Black Lives Matter DC’s car caravan moving protest on May 30. (Photo by Michelai Graham)

On Friday, I was too emotionally drained to protest, so I instead drowned myself in news about the surrounding events beginning to ensue. This motivated me to come up with a plan of action to do my part. The Black Lives Matter (BLM) DC collective organized a moving protests from our cars, which not only allowed us to socially distance, but we were able to move the protest through different parts of the District. After meeting up at a Safeway in Northeast D.C. around 4 p.m., the protest was routed westbound on Benning Road NE with an overwhelming amount of cars. BLM made sure we all followed in place and MPD was helping direct traffic as well. It was a peaceful start to a tumultuous day.

Participants in the protest hung out of their cars with protest signs; some played music while others took photos. Often, cars would join right into the protest off the street. Ultimately, BLM led us to the White House, where another collective, Freedom Fighters DC, was also protesting. At this point, we were left to stay and protest at the White House at our own expense, and I did just that.

The event stayed peaceful for the most part, until the sun went down. Then, anyone standing on the frontlines could see protestors throwing water bottles, rocks and even e-scooters over the gates toward law enforcement. At the same time, left and right, officers were pepper spraying protesters for minuscule reasons.

One instance that stuck with me the most was an interaction I witnessed between an Asian protester and a white police officer. This officer was visibly taunting protesters, while other officers stood still like robots. He would often say snide remarks like, “Would you like some of my riot gear?” when water bottles aimed at officers would incidentally hit protesters from behind. But when the Asian protester spit on the officer, we saw more officers line up behind one another, and before we knew it, MPD was pushing us back with their riot shields and shortly after, MPD started throwing mini bombs that exploded with a substance similar to pepper spray.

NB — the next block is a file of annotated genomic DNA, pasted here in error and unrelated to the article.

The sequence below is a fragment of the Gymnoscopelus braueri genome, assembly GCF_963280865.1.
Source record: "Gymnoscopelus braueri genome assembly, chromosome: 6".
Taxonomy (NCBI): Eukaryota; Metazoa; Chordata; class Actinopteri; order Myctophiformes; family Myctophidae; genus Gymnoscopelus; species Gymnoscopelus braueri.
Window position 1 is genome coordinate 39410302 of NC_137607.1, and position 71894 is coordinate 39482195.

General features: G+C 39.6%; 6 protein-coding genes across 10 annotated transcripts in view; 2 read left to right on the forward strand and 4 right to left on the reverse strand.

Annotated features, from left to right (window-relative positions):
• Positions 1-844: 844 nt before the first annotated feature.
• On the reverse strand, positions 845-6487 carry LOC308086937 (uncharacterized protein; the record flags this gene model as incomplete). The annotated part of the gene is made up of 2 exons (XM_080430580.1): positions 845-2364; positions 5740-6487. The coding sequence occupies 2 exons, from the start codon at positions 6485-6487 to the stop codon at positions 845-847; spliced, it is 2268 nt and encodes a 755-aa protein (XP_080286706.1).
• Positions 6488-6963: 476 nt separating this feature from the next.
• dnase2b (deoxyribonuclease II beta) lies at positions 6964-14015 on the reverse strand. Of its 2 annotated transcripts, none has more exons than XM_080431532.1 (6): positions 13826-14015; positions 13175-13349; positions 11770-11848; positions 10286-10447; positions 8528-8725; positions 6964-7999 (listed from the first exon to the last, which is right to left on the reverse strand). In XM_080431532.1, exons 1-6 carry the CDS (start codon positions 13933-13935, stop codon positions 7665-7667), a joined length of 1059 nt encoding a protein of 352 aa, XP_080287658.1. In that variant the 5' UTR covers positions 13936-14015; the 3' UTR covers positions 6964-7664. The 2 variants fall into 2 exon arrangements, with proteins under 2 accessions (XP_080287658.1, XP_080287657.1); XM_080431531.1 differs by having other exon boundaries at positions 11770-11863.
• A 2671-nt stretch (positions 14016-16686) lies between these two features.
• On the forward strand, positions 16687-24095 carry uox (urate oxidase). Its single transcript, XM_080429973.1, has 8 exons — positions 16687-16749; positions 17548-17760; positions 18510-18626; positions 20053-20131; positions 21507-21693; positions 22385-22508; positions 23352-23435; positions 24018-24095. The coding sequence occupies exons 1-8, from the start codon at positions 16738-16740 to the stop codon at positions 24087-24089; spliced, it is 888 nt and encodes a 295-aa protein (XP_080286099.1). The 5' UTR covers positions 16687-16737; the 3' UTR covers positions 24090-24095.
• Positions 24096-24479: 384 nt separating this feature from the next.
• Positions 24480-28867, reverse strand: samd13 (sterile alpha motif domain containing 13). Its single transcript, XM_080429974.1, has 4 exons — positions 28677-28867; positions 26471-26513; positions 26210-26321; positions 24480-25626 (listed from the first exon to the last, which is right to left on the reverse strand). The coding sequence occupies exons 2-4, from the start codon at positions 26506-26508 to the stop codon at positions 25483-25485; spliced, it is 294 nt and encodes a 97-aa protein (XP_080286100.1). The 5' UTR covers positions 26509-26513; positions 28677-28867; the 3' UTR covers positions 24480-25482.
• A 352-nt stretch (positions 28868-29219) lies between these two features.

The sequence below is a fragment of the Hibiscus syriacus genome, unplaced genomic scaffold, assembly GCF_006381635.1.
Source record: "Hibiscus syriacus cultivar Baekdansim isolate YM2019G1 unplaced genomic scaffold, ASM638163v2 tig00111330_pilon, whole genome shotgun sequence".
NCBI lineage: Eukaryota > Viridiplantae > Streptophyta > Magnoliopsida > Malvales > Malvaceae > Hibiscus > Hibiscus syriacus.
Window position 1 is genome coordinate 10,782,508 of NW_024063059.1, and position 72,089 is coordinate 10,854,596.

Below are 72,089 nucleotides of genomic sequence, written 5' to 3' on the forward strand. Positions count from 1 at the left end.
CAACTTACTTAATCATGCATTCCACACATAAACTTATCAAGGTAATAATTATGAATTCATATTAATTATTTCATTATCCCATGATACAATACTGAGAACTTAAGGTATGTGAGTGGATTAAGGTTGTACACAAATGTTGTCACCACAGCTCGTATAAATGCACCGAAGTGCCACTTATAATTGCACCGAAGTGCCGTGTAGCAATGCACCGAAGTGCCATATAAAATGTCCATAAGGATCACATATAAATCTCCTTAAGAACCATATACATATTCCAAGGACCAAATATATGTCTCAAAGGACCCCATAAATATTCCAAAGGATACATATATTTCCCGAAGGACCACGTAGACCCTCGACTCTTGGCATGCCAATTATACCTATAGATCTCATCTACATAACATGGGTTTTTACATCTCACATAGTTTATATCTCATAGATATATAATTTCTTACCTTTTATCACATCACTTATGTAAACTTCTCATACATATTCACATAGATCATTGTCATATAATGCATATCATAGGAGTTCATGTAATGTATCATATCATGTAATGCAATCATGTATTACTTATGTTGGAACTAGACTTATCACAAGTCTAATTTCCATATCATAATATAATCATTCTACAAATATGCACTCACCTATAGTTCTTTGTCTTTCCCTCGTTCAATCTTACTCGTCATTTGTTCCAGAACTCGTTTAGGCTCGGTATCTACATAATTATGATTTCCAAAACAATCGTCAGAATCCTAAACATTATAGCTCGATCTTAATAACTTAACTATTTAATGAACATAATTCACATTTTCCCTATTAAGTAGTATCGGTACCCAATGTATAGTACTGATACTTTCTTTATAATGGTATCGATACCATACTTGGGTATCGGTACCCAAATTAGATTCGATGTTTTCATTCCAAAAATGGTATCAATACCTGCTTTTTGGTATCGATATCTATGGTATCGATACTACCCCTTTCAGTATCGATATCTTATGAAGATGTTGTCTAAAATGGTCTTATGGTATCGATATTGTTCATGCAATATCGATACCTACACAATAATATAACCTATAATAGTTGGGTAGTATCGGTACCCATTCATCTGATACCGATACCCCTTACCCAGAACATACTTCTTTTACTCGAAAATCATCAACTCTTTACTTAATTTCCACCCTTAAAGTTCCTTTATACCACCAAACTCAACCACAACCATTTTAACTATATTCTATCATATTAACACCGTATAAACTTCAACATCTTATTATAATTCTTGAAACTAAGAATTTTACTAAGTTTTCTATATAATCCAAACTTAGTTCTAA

All hell broke loose after this.

Protesters became angered. Bricks were being thrown. More officers arrived with guns loaded with rubber bullets. Here’s one found rolling on the ground for context of what MPD is using:

A rubber bullet used by MPD. (Photo by Michelai Graham)

Ouch, right? Since Saturday, I’ve acquired four wounds on my legs due to these rubber bullets. I have not thrown one rock, nor one water bottle. I haven’t vandalized anyone’s property, yet I’m being treated this way. That’s the issue. I understand MPD is trying to disperse these protests and demonstrations, but 1.) What was the reason? 2.) How do you decide they to harm? and 3.) What about freedom of speech?

Regardless, if these wounds are what I have to suffer to see my people liberated, I’ll continue to march in the streets until my last days.

Words on a wall near the White House: “Why do we have to keep telling you Black Lives Matter?” (Photo by Michelai Graham)